Activism

Queer undocumented artist Julio Salgado speaks out

Page 4 of 4

Salgado continues: You have all these undocumented and queer people coming out and saying, "We're undocumented and queer, and we're going to sit in your office and do a sit-in and change that narrative." If you see that and you're undocumented, you're going to be inspired. That's the whole point. That's why people do those actions. They want to inspire the community. I think that's great: Come out and be who you are. For me, that's what pushed me to say: "Okay Julio, stop. Stop feeling sorry for yourself, and do something about it."

Could I get arrested? Could I get deported? Yeah. Sure. That's happened. We're a strong community. If you are in a deportation proceeding, we'll be there. We'll help out. I'm a privileged, undocumented person. I'm from California. I don't have any excuse. Right now, we're driving back from an action on the border, back to L.A., and we're about to pass a checkpoint, and I'm not scared. I'm not scared, because I know that if I was pulled over right now and detained, somebody's going to have my back. That's because it's a whole community that's doing this. That's why I'm not afraid.

What inspires you to take these risks?

It's because of the students. It's because of the youth. Up to a certain point, everybody was like, "The youth, the youth, the youth, the immigrant youth." But our parents are also courageous for being there for us and pushing us not to be silent anymore. It's been a huge inspiration.

Talk about the event in Denver?

I'm really excited. It's really cool that people want us to come, and the collaboration I'm doing with Yosimar is exciting. He's another really talented person who is giving another narrative about what being an immigrant is. A lot of his work is about making this country look at itself and talking about: Why is it that people come over here? Why are we so afraid to go back to Mexico or whatever country you're from? Why is it that we're talking about being good immigrants, when in reality, we're not always? Not everybody is a perfect immigrant. This idea that we're trying to show how good we are and how we constantly have to ask for forgiveness, I'm tired of that. I'm not going to be on my knees and ask for forgiveness, because nobody's perfect. Art is a way to talk about this narrative. I'm just so happy that it's getting out there and that people dig it. And some people don't. It's cool. They can do their thing.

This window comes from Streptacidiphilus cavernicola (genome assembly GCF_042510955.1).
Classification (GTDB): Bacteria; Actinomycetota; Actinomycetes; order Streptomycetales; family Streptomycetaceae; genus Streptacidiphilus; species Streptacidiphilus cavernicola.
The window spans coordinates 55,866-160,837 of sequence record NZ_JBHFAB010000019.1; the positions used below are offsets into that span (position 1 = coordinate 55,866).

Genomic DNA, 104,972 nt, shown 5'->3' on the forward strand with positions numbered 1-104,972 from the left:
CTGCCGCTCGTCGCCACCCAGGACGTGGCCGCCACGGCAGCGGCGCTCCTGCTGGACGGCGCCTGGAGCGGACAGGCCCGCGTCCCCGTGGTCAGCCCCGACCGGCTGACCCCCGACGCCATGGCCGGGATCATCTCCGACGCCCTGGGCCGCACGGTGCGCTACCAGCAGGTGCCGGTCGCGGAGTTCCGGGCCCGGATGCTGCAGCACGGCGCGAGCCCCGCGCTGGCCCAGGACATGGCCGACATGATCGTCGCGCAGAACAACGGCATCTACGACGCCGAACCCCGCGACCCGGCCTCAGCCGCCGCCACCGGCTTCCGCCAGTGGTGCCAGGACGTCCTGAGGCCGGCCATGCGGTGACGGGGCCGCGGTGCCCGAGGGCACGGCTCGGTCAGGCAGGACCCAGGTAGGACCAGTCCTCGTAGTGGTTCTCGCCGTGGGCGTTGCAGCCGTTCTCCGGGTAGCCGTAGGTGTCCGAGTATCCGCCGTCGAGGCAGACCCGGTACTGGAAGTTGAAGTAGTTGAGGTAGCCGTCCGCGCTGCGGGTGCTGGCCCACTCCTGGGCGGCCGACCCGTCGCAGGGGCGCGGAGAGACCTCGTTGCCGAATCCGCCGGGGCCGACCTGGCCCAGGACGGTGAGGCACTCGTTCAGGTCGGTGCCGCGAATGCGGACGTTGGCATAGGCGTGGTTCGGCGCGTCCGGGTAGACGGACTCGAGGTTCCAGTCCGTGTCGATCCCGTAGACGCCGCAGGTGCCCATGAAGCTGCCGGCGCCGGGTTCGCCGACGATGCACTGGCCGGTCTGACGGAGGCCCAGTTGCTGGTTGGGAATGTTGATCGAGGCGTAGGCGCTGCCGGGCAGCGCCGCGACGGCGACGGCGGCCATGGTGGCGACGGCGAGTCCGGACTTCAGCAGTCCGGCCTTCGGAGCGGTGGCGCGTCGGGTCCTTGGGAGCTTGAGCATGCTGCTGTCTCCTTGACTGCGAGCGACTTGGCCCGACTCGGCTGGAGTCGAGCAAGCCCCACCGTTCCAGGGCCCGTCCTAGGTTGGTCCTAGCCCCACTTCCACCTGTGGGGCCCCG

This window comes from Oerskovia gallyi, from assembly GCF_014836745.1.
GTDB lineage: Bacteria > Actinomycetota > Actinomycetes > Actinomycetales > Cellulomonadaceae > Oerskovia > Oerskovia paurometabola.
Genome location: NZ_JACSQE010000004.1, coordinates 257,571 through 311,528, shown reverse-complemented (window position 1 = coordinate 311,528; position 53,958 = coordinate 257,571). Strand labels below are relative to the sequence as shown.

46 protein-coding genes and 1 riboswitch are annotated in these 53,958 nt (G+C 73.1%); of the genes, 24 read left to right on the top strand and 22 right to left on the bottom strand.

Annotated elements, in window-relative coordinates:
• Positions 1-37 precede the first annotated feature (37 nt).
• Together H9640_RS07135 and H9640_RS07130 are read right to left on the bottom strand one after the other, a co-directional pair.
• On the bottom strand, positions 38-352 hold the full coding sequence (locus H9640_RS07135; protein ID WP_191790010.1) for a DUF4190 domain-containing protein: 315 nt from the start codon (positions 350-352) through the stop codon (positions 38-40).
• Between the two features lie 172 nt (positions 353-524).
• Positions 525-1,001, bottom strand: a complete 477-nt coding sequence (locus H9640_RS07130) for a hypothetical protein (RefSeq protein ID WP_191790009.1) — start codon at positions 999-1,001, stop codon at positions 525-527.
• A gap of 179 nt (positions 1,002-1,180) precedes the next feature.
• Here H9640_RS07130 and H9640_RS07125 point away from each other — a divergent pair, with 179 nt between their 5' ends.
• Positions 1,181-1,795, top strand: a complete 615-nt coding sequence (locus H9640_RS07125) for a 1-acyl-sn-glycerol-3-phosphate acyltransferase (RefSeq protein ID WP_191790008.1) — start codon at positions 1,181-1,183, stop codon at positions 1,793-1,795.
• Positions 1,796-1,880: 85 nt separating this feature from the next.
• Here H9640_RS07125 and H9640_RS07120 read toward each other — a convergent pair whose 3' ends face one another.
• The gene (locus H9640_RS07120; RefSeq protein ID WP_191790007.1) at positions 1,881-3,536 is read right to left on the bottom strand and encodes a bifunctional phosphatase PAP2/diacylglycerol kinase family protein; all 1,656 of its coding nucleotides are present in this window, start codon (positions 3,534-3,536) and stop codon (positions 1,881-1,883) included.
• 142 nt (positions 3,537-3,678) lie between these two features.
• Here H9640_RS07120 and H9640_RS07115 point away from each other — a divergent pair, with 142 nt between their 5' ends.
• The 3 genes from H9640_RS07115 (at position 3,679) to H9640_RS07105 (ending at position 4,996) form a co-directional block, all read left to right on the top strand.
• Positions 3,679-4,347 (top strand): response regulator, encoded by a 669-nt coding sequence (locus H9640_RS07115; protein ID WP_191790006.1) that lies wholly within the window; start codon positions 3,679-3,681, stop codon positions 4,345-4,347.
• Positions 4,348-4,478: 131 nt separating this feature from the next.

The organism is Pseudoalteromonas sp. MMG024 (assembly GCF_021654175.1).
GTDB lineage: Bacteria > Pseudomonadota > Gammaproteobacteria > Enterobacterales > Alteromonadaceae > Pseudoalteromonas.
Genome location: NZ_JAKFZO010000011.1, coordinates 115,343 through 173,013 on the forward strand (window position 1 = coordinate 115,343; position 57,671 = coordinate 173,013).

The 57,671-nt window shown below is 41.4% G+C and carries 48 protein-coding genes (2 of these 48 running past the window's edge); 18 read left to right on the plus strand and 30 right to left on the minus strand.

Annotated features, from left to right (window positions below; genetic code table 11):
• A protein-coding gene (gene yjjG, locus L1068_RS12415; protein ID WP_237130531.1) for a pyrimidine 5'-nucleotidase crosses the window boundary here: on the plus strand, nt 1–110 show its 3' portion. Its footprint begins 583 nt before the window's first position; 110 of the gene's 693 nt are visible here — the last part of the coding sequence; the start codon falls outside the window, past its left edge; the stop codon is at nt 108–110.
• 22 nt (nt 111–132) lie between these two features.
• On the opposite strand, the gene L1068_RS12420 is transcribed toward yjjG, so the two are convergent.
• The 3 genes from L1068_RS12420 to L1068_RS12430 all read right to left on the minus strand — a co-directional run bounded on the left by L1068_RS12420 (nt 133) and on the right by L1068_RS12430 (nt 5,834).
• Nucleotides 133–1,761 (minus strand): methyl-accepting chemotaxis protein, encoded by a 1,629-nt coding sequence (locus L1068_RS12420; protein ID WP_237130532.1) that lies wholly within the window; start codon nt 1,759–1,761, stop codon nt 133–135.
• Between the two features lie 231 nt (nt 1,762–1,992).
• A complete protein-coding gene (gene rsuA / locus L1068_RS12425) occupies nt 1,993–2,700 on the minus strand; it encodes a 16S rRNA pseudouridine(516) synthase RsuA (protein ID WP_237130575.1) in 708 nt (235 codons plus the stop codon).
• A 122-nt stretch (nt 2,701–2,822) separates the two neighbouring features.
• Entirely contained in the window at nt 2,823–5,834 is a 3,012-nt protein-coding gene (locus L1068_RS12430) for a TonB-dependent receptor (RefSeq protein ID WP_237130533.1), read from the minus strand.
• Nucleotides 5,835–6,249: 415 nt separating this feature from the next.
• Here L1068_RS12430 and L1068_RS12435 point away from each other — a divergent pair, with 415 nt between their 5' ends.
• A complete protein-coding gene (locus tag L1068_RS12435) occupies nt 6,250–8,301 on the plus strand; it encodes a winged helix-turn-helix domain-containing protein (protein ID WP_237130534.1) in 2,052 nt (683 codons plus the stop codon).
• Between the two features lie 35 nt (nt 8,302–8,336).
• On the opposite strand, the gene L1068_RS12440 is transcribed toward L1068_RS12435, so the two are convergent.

Have you done these events before?

Yeah. I've done the art workshop and the art talk at other schools. If we don't do it ourselves, somebody's going to do it. They're going to write a thesis about it, and they're going to write their papers. Why can't I talk about my art? We are always striving to be accessible to the people who are going to see this art, because this art is a tool. It belongs to the community. It is important to have these conversations with the people who actually use the art and want to know more.

Salgado and Reyes will lead the workshop Undocuqueer Voices: Stories of Growing up Queer and Undocumented, at 7 p.m. on Tuesday, March 18, in the ATLAS Building, 1125 18th Street in Boulder, on the University of Colorado. Admission is free.

Follow me on Twitter at: kyle_a_harris.


KEEP WESTWORD FREE... Since we started Westword, it has been defined as the free, independent voice of Denver, and we'd like to keep it that way. With local media under siege, it's more important than ever for us to rally support behind funding our local journalism. You can help by participating in our "I Support" program, allowing us to keep offering readers access to our incisive coverage of local news, food and culture with no paywalls.
Kyle Harris has been Westword’s Culture Editor since 2016, writing about the arts, music and film.
Contact: Kyle Harris

Latest Stories